California's Dardanelles

Wondrous lava formations in the Sierra's granite kingdom.

A massive slide in 1997 closed the main trail into this unique terrain-an upwelling of imposing lava formations nestled among granite and forest. But it’s still possible to walk in from the backside. As a bonus, you’ll sample a high Sierra lake and the incredible terrain just below the Pacific Crest Trail. In spring, wildflowers blossom in the meadows, and in the fall aspen and alder paint the landscape. In short, this little-traveled wilderness is a great place to spend a weekend.

TRAILS: The recommended loop is about 20 miles long with plenty of Sierra vertical to keep your legs occupied. Start at Liahona Camp on the Arnot Creek Trail. Turn left onto the Woods Gulch Trail. At the top of the rise The Dardanelles Cone is to your left, and the route becomes Jenkins Canyon Trail. When you reach the Highland Creek, turn right and follow the trail up to Highland Lakes. Spend the night at the campground here. To complete the circuit, head out toward Wolf Creek Pass the next morning, then connect to and follow the Arnot Creek Trail back to where you started.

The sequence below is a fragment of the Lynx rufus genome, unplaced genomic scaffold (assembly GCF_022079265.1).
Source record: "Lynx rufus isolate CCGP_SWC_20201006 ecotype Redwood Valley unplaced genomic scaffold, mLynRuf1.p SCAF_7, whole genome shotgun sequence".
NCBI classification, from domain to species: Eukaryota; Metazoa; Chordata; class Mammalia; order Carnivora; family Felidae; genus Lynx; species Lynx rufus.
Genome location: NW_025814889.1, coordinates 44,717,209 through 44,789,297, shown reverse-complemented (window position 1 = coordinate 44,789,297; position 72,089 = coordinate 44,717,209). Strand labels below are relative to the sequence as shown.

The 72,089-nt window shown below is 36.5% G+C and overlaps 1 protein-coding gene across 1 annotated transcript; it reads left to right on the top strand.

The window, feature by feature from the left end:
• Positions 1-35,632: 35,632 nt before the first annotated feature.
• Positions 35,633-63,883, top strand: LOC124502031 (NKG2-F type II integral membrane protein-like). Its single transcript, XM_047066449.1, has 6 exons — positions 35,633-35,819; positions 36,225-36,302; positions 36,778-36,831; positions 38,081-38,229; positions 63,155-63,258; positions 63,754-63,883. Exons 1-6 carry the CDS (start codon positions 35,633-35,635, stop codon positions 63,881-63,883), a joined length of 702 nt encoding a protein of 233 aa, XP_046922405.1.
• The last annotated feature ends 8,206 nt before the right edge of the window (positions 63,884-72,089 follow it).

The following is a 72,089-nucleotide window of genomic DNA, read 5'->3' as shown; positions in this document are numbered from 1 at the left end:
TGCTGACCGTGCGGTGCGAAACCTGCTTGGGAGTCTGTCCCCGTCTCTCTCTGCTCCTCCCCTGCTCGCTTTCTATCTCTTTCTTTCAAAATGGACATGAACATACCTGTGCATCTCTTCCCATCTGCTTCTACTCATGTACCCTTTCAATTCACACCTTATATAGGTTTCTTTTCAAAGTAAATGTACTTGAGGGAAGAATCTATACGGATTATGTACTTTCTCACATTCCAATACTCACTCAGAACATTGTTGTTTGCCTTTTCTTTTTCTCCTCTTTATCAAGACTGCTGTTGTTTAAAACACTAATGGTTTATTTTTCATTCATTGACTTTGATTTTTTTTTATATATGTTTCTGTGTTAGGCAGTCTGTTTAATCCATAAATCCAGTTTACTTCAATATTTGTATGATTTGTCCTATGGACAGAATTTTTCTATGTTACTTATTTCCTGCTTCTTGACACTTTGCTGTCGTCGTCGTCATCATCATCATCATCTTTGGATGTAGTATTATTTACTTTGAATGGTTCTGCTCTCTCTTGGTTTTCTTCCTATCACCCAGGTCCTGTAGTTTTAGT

DIFFICULTY RATING: Moderate; elevation from 7,200 to 9,200 feet, depending upon the side trips you might take.

WHERE: Arnot Creek Trailhead is located in the Carson-Iceberg Wilderness about 180 miles (4 hours) east of San Francisco, and just north of Yosemite National Park. From Sonora follow CA 108 east approximately 55 miles. Turn north onto Clark Fork Road. Take the right-hand fork and follow the road to Liahona Camp, about 4 miles from CA 108. This is a good place to spend Friday night adjusting to the altitude.

MAPS: The map available at the ranger station, Stanislaus National Forest, shows the route well enough for most hikers. USGS quadrangle: Dardanelles Cone.

CONTACT: Stanislaus National Forest, 19777 Greenley Rd., Sonora, CA 95370; (209) 532-3671. Permits available at Summit Ranger Station, 29 miles east of Sonora on CA 108.